It’s been a while since I’ve managed to publish one of these things in the month that it’s supposed to be in, but I’m ready this time, and with a few days to spare before we move into September (September! Already?). Perhaps I’m more on top of things because this month’s book, Sunday Suppers at Lucques, is one of my absolute favorites, and cooking from it all month has been anything but boring. It’s up there with Antojitos and In the Sweet Kitchen as a cookbook that I turn to again and again, always producing great results, always exciting and inspiring. I get the feeling that I could cook every single recipe from this book and be amazed by the results every time.
Written by Suzanne Goin, owner of the prestigious California restaurant Lucques, Sunday Suppers at Lucques is the ultimate entertaining cookbook for an ambitious home cook. Organized into seasonal menus with 4 dishes per menu, the recipes are not simple or quick, but they are certainly inspired. The five or six recipes I’ve tried have all been jam-packed with flavor, color, and texture. Each menu tends to have a lot of different elements in it, but as long as you’re not in a hurry and you go into it ready to enjoy the process, the techniques are simple and rewarding. And even though this book was published almost 7 years ago, none of the menus are tired or overdone. For example, one spring menu has you start with an Endive, Meyer Lemon, Fava Bean, and Olive Salad, followed by Hawaiian Snapper with Green Rice and Cucumbers, a Leg of Lamb with Chorizo Stuffing, and finished off with Vanilla Semifreddo and Rhubarb Compote. In the winter, you may find yourself itching to try the menu that starts off with a Broccoli, Burrata, and Pine Nut Salad and ends with a Meyer Lemon and Chocolate Tart.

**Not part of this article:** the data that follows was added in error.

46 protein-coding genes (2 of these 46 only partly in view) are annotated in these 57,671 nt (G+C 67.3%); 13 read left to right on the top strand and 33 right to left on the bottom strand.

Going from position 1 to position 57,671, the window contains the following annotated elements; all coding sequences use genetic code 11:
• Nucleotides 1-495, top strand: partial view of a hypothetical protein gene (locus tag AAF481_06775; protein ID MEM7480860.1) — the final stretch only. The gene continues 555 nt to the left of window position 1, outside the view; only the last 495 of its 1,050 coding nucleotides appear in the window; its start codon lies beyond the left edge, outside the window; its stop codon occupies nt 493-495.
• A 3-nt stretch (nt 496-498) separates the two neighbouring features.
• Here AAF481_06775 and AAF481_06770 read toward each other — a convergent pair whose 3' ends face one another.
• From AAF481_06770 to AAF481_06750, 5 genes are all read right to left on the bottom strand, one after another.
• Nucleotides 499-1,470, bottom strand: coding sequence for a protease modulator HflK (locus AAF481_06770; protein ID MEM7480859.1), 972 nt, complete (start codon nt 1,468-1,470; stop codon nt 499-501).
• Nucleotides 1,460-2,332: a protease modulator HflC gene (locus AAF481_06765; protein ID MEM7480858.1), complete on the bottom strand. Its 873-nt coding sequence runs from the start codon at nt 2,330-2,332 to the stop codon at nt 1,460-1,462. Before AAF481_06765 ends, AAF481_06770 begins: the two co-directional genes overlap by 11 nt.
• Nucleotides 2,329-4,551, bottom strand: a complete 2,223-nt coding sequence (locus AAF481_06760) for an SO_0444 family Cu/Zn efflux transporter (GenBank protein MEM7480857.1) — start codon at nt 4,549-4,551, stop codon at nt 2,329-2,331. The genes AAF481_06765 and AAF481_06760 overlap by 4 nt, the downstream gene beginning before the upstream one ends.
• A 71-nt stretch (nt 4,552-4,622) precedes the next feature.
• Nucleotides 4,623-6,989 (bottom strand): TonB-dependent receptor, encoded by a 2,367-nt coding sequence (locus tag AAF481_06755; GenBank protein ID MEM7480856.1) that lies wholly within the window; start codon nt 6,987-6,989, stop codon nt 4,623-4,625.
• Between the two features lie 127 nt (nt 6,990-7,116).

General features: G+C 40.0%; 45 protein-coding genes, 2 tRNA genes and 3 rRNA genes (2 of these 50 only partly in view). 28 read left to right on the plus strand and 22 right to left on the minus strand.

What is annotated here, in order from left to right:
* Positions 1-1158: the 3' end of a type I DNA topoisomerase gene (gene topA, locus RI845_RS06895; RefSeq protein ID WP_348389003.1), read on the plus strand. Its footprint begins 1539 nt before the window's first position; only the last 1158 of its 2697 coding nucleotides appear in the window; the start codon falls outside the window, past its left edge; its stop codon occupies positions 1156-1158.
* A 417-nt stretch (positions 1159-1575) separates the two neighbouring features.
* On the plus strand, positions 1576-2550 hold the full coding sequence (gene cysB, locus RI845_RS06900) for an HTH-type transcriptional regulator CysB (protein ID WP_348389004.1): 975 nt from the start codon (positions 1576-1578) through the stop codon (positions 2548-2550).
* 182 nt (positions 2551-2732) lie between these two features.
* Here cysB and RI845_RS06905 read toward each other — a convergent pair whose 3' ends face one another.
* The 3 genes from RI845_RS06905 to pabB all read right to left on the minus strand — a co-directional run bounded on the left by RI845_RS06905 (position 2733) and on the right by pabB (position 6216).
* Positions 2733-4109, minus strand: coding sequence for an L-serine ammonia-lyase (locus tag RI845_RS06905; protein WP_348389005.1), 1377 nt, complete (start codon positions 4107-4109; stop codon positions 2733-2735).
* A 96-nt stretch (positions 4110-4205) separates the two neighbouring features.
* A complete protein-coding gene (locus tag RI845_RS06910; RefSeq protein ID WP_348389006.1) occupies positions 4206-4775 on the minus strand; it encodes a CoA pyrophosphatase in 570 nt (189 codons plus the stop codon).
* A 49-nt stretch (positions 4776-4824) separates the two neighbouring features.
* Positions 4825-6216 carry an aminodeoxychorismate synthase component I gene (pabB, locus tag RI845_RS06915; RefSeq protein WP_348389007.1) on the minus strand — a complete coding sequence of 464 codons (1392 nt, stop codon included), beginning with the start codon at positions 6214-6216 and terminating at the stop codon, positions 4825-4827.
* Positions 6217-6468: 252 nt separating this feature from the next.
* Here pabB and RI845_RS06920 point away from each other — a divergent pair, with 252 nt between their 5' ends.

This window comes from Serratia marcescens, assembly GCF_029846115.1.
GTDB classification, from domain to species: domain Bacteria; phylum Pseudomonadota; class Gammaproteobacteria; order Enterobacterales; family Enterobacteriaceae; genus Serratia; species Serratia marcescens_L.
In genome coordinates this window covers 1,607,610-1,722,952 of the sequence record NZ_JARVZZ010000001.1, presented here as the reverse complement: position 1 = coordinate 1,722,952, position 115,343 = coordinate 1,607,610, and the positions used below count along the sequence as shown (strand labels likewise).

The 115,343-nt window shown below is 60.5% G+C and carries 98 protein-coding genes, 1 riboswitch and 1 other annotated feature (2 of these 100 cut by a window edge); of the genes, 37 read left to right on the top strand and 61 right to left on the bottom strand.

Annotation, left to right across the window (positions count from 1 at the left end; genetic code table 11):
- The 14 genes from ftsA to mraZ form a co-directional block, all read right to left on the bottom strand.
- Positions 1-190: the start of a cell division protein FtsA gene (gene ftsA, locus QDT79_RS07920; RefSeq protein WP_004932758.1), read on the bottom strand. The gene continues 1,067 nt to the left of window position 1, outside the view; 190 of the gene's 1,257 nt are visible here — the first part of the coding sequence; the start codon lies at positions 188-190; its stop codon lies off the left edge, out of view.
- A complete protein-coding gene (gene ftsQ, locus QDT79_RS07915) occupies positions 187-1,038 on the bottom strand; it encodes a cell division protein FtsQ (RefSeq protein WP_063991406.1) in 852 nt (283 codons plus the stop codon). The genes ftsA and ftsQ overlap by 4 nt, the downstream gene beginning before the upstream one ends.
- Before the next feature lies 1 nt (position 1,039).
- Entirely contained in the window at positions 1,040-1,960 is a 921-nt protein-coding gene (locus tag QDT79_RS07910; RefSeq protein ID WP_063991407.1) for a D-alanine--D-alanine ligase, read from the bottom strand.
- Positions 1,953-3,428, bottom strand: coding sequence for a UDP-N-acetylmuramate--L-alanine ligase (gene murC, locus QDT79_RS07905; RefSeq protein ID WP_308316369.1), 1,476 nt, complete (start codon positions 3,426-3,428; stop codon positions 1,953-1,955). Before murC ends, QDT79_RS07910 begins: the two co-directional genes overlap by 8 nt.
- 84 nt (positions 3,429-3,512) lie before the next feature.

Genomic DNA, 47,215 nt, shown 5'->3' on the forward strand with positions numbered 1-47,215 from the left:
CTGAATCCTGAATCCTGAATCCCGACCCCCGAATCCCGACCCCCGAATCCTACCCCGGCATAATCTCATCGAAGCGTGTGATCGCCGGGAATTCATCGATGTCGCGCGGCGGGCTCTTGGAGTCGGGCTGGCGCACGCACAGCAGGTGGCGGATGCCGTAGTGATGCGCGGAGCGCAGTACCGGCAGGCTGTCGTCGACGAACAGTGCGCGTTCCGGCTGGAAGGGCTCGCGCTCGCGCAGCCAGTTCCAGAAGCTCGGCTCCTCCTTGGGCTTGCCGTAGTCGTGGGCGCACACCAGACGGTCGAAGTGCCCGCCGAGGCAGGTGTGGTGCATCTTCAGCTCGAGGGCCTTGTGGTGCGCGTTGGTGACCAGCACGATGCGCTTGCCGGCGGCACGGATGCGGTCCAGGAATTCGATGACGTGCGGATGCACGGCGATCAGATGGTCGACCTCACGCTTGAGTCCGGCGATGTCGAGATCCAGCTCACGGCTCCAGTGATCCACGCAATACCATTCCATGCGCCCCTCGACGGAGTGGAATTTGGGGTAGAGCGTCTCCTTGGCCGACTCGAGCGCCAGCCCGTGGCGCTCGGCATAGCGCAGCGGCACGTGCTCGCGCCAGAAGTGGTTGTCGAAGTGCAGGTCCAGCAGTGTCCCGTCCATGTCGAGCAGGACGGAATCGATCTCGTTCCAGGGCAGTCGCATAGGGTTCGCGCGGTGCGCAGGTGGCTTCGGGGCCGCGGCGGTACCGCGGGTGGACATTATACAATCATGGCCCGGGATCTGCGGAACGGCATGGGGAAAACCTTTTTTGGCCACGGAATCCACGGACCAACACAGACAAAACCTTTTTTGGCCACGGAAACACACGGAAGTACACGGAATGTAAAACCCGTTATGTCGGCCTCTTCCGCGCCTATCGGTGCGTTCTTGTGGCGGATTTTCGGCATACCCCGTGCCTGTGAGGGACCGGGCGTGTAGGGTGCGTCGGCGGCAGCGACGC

I thought it was only appropriate to share the first recipe I made from Sunday Suppers at Lucques, a dinner I made over two years ago when my aunt and cousins were visiting us in Maine. Now, making homemade gnocchi for 8 is not necessarily something I would recommend unless you really like making gnocchi, but making this meal when you have a little bit of extra time on hand and someone to impress is definitely recommended. If you’ve never tried them before, ricotta gnocchi will be a delightful change from traditional potato gnocchi – they are incredibly light and fluffy, a little bit sweet and rich from the cheese, and not too difficult to work with. Sauteed with some mushrooms, sweet corn, and a bunch of summer herbs (as well as a copious amount of salty butter), they make the perfect late summer meal.
I’m far from done experimenting with this book. In fact, I’m planning on putting together a full menu from the summer section of this book this weekend – if it’s successful, I’ll be back with more recipes. Come fall, I’ve got a bunch more recipes flagged to try, including Tunisian Lamb-and-Eggplant Stew with Farro, Cranberry-Walnut Clafoutis with Bourbon Whipped Cream, and Grilled Duck Breasts with Roasted Grapes and Potato-Bacon Gratin. Sounds luxurious, doesn’t it? In the meantime, give this one a try, or check out some of the other ones I’ve shared in the past.
More from Sunday Suppers at Lucques:
- Roasted Beet and Fried Chickpea Salad with Ricotta and Olives
- Molasses Chews and Plum Sorbet (for ice cream sandwiches)
- First-of-the-Season Summer Succotash
Ricotta Gnocchi with Mushrooms, Sweet Corn, and Sage Brown Butter
Recipe adapted slightly from Sunday Suppers at Lucques. Serves 6.
For the gnocchi:
- 2 eggs
- 2 c. flour
- 1 lb. whole milk ricotta, drained of excess liquid
- 3 TBS olive oil
- salt and pepper
- Beat the eggs together in a small bowl.
- Whisk together flour, 1 tsp salt, and 1/4 tsp pepper in large bowl. Add the ricotta, and use two butter knives to cut the ricotta into the flour. When they are evenly mixed, make a well in the middle of the bowl and add the eggs. Use a fork to slowly incorporate the eggs into the flour/ricotta by dragging a small portion of the eggs out into the flour, mixing gently, then returning to the center. Once eggs are fairly well mixed in, use your hands to briefly knead the dough, just until it comes together into a ball. If it is too moist to work with, add a bit more flour (careful, too much flour or kneading will make it tough). Turn dough out onto a lightly floured cutting board, cut into eight equally sized pieces, and cover with a kitchen towel.